3. A way to distribute each element into the right place

Before proceeding, let’s see what we have so far:

  • a collection of elements
  • the total available width of our view
  • the size of each element view

This is really all FlexibleView needs to distribute the elements views into multiple lines:

struct FlexibleView<...>: View where ... {
  // ...

  func computeRows() -> [[Data.Element]] {
    var rows: [[Data.Element]] = [[]]
    var currentRow = 0
    var remainingWidth = availableWidth

    for element in data {
      let elementSize = elementSizes[element, default: CGSize(width: availableWidth, height: 1)]

      if remainingWidth - elementSize.width >= 0 {
        rows[currentRow].append(element)
      } else {
        // start a new row
        currentRow = currentRow + 1
        rows.append([element])
        remainingWidth = availableWidth
      }

      remainingWidth = remainingWidth - elementSize.width
    }

    return rows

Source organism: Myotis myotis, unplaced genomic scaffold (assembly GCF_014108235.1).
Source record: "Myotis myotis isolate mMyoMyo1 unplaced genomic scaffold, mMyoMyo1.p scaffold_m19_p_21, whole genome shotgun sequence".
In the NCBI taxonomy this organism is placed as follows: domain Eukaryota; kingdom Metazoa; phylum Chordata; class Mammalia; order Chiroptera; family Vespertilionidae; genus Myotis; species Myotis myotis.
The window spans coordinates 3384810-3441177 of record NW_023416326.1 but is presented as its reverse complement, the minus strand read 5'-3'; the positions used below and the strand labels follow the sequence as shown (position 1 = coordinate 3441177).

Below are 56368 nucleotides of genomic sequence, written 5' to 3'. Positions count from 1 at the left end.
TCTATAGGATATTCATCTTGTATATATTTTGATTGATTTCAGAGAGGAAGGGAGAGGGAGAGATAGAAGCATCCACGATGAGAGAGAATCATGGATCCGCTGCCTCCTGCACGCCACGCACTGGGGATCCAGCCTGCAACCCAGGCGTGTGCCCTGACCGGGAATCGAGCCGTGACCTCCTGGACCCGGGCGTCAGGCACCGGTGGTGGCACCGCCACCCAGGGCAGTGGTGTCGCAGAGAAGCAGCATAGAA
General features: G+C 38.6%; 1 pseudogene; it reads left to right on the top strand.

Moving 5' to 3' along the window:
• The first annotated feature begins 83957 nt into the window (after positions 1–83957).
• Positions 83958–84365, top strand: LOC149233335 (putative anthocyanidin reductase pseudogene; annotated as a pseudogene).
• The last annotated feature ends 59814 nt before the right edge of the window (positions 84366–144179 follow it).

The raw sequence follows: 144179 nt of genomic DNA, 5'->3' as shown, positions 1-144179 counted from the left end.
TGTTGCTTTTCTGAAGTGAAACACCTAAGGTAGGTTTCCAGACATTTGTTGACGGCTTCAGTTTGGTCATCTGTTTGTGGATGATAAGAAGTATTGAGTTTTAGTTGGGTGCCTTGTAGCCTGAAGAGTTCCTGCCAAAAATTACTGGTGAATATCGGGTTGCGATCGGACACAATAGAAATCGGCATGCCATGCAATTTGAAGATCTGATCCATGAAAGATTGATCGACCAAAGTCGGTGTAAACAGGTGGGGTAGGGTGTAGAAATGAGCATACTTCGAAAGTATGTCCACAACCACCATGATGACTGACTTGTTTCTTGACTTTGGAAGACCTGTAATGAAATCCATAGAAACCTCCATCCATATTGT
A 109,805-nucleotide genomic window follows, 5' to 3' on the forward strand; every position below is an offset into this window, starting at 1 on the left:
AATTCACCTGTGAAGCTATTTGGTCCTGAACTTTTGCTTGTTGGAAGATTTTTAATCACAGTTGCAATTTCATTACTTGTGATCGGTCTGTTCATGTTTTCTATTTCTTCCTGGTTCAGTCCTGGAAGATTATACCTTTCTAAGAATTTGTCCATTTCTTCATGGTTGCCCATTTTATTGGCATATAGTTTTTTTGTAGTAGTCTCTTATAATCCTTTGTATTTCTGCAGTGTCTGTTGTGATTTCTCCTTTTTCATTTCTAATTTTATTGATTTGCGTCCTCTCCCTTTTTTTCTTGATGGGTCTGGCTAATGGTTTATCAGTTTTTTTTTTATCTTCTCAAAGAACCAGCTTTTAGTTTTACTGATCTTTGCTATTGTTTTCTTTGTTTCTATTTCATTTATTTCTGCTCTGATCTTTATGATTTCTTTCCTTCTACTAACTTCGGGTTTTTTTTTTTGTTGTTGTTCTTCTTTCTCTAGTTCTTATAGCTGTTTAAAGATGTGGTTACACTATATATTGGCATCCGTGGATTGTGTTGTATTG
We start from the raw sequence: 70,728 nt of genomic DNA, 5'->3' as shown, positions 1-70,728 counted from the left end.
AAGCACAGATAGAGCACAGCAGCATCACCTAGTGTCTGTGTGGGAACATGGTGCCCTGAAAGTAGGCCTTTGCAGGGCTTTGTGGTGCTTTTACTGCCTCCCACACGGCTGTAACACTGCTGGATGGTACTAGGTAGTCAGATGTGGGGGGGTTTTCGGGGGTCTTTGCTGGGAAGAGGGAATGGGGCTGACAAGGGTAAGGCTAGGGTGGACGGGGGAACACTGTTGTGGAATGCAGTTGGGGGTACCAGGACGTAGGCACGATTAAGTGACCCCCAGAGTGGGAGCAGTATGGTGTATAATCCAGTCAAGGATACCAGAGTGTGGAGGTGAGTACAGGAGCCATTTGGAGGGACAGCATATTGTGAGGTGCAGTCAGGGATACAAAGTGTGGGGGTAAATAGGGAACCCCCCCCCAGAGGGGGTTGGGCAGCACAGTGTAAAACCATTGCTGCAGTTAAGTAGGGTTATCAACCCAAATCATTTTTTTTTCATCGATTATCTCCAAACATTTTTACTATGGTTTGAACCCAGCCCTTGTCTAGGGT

}
}

computeRows distributes all elements in multiple rows, while keeping the elements order and making sure that each row width doesn’t exceed the availableWidth obtained earlier.

In other words, the function returns an array of rows, where each row contains the array of elements for that row.

We can then combine this new function with HStacks and VStacks to obtain our final layout:

struct FlexibleView<...>: View where ... {
  // ...

  var body: some View {
    ZStack {
      // ...

      VStack {
        ForEach(computeRows(), id: \.self) { rowElements in
          HStack {
            ForEach(rowElements, id: \.self) { element in
              content(element)
                .fixedSize()
                .readSize { size in
                  elementsSize[element] = size
                }
            }
          }
        }
      }
    }
  }

  // ...
}

At this point FlexibleView will only take as much height as this VStack.

And with this, we’re done! The final project also addresses spacing between elements and different alignments: adding these features is trivial once the fundamentals above are understood.

Conclusions

This year SwiftUI has gained powerful and welcome new components that let us create new interfaces that were tricky to build before. With that being said, it still lacks on certain aspects: this however should not discourage ourselves and try and find a solution on our own!

FlexibleView is just an example, what other views have you built yourself? Please let me know!

As always, thank you for reading and stay tuned for more SwiftUI articles.